Joshua gathered together all the tribes of Israel at Shechem, summoning their elders, their leaders, their judges, and their officers. When they stood in ranks before God, Joshua addressed all the people: "If it does not please you to serve the LORD, decide today whom you will serve, the gods your fathers served beyond the River or the gods of the Amorites in whose country you are now dwelling. As for me and my household, we will serve the LORD." But the people answered, "Far be it from us to forsake the LORD for the service of other gods. For it was the LORD, our God, who brought us and our fathers up out of the land of Egypt, out of a state of slavery. He performed those great miracles before our very eyes and protected us along our entire journey and among the peoples through whom we passed. Therefore we also will serve the LORD, for he is our God."
I will bless the Lord at all times; his praise shall be ever in my mouth.
Let my soul glory in the Lord; the lowly will hear me and be glad. (Refrain)
2) The Lord has eyes for the just, and ears for their cry.
The Lord confronts the evildoers, to destroy remembrance of them from the earth. (Refrain)
3) When the just cry out, the Lord hears them, and from all their distress he rescues them.
The Lord is close to the brokenhearted; and those who are crushed in spirit he saves. (Refrain)
4) Many are the troubles of the just one, but out of them all the Lord delivers him;
he watches over all his bones; not one of them shall be broken. (Refrain)
Brothers and sisters: Be subordinate to one another out of reverence for Christ. Wives should be subordinate to their husbands as to the Lord. For the husband is head of his wife just as Christ is head of the church, he himself the savior of the body. As the church is subordinate to Christ, so wives should be subordinate to their husbands in everything. Husbands, love your wives, even as Christ loved the church and handed himself over for her to sanctify her, cleansing her by the bath of water with the word, that he might present to himself the church in splendor, without spot or wrinkle or any such thing, that she might be holy and without blemish. So also husbands should love their wives as their own bodies. He who loves his wife loves himself. For no one hates his own flesh but rather nourishes and cherishes it, even as Christ does the church, because we are members of his body. For this reason a man shall leave his father and his mother and be joined to his wife, and the two shall become one flesh. This is a great mystery, but I speak in reference to Christ and the church.
Many of Jesus'disciples who were listening said, "This saying is hard; who can accept it?" Since Jesus knew that his disciples were murmuring about this, he said to them, "Does this shock you? What if you were to see the Son of Man ascending to where he was before? It is the spirit that gives life, while the flesh is of no avail. The words I have spoken to you are Spirit and life. But there are some of you who do not believe." Jesus knew from the beginning the ones who would not believe and the one who would betray him. And he said, "For this reason I have told you that no one can come to me unless it is granted him by my Father." As a result of this, many of his disciples returned to their former way of life and no longer accompanied him. Jesus then said to the Twelve, "Do you also want to leave?" Simon Peter answered him, "Master, to whom shall we go? You have the words of eternal life. We have come to believe and are convinced that you are the Holy One of God."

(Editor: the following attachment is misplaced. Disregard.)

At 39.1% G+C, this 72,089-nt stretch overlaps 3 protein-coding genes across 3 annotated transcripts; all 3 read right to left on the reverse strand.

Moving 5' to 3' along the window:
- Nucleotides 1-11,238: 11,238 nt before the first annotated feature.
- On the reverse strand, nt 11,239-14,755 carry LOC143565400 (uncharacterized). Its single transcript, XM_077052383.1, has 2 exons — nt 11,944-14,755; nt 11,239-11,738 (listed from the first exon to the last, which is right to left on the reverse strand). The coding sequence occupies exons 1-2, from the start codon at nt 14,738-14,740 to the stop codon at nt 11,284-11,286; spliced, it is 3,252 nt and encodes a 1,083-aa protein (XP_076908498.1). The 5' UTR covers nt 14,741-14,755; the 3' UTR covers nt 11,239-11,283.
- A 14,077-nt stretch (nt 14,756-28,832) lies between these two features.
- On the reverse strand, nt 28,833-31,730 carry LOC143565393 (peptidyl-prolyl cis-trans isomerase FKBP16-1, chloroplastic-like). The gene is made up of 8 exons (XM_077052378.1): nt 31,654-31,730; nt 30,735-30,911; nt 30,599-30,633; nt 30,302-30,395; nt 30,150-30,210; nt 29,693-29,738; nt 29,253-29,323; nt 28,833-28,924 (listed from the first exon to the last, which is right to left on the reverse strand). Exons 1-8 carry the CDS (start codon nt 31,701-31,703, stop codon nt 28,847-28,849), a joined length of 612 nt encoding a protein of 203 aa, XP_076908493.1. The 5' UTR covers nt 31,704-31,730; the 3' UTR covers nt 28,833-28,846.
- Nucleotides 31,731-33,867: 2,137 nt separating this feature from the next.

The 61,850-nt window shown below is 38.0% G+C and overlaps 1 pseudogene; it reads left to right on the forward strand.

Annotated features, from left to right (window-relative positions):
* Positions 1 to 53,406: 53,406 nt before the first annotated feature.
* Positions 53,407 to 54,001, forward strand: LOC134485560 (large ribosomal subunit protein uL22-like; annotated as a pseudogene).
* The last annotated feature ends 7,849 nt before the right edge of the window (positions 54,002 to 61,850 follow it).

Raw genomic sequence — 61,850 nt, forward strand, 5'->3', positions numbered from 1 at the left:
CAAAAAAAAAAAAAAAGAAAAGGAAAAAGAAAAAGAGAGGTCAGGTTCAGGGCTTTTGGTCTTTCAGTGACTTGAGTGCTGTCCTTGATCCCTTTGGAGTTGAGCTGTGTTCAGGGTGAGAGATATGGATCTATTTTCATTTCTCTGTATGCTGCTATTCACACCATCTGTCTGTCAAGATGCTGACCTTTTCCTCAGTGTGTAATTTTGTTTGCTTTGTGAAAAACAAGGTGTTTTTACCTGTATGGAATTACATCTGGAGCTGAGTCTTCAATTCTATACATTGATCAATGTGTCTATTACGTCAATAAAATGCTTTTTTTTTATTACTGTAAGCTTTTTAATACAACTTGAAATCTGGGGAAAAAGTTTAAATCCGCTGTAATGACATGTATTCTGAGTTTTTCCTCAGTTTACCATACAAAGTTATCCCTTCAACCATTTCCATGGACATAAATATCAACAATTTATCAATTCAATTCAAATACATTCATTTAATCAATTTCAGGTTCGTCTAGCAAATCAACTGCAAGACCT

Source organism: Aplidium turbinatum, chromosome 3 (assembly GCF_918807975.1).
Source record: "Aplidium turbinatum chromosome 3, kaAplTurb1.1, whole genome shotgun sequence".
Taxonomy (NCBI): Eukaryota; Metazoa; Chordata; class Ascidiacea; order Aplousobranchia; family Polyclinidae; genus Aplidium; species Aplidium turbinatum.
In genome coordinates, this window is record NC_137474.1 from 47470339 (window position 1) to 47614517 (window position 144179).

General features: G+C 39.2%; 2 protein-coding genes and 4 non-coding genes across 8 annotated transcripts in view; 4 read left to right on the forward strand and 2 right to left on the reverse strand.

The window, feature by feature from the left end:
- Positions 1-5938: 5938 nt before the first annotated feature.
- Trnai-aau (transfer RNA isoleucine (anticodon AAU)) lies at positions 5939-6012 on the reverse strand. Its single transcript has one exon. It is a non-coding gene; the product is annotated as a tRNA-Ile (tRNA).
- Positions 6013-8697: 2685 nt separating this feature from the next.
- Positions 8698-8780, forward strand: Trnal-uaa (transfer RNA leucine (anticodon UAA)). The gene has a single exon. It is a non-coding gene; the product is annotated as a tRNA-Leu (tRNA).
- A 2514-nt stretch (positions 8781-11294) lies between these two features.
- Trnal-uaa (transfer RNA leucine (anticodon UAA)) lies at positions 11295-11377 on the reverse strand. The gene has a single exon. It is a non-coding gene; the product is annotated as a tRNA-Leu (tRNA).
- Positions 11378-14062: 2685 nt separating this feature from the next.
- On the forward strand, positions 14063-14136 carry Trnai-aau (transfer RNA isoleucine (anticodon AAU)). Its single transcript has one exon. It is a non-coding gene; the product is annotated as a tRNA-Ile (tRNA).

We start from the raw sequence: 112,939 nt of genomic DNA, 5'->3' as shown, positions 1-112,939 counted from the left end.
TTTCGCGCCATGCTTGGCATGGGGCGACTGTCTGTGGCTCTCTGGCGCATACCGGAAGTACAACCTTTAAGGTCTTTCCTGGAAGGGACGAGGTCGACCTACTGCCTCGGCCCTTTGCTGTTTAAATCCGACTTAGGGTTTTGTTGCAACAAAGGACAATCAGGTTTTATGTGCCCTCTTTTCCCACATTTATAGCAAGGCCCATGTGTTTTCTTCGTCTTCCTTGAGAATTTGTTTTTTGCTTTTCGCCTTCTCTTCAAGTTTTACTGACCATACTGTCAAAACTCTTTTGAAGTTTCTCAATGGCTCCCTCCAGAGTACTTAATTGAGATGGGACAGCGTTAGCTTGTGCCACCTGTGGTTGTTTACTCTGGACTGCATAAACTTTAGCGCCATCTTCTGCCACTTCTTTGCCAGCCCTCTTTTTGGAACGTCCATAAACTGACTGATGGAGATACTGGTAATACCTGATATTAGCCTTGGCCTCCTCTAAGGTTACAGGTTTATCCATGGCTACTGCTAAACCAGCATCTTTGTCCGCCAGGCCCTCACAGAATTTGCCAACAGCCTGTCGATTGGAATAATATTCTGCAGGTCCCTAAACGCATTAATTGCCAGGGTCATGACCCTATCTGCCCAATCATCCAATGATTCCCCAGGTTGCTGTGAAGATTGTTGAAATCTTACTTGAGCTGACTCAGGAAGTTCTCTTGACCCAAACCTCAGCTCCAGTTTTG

Reprinted with permission from ICEL. From Lectionary for Mass. Copyright 1970, 1986, 1992, 1998, 2001 Confraternity of Christian Doctrine, Inc. Washington D.C. All rights reserved. No part of this work may be reproduced or transmitted in any form or by any means, electronic or mechanical, including photocopying, recording, or by an information storage and retrieval system, without permission in writing from the copyright owner.
The English translation of some Psalm responses, some Alleluia and Gospel verses and the Lenten Gospel Acclamations, some Summaries, and the Titles and Conclusion of the Readings, from the Lectionary for Mass copyright 1968, 1981, 1997, International Committee on English in the Liturgy, Inc., Washington D.C. All rights reserved.
The poetic English translation of the sequences of the Roman Missal are taken from the Roman Missal approved by the National Conference of Catholic Bishops of the United States, copyright 1964 by the National Catholic Welfare Conference, Inc. All rights reserved.
Catechism: #1333-1336. United States Catholic Conference, Washington, D.C.: 1994.
The Recipe for a Successful Marriage
In the second reading from his letter to the Ephesians, Paul speaks about the sacredness of marriage and compares the union of a husband and wife to the relationship of Christ to his Church. Before we delve further into that reading, however, we need to address two questions: 1) why Paul felt compelled to address the whole issue of marriage; and, 2) why he drew that comparison.
First of all, Paul is writing to the Christian community at Ephesus, a city in Greece. In the Greek world, prostitution was rampant. In the Greek civilization of the day, a husband expected his wife to run the home and to care for his legitimate children, but he found his pleasure and companionship elsewhere. In addition, there was no legal procedure for divorce. Therefore, home and family life were virtually extinct and fidelity to a spouse was non-existent. The situation in Roman culture was even worse, if that was possible. In a nutshell, both men and women changed spouses almost as often as they changed clothes.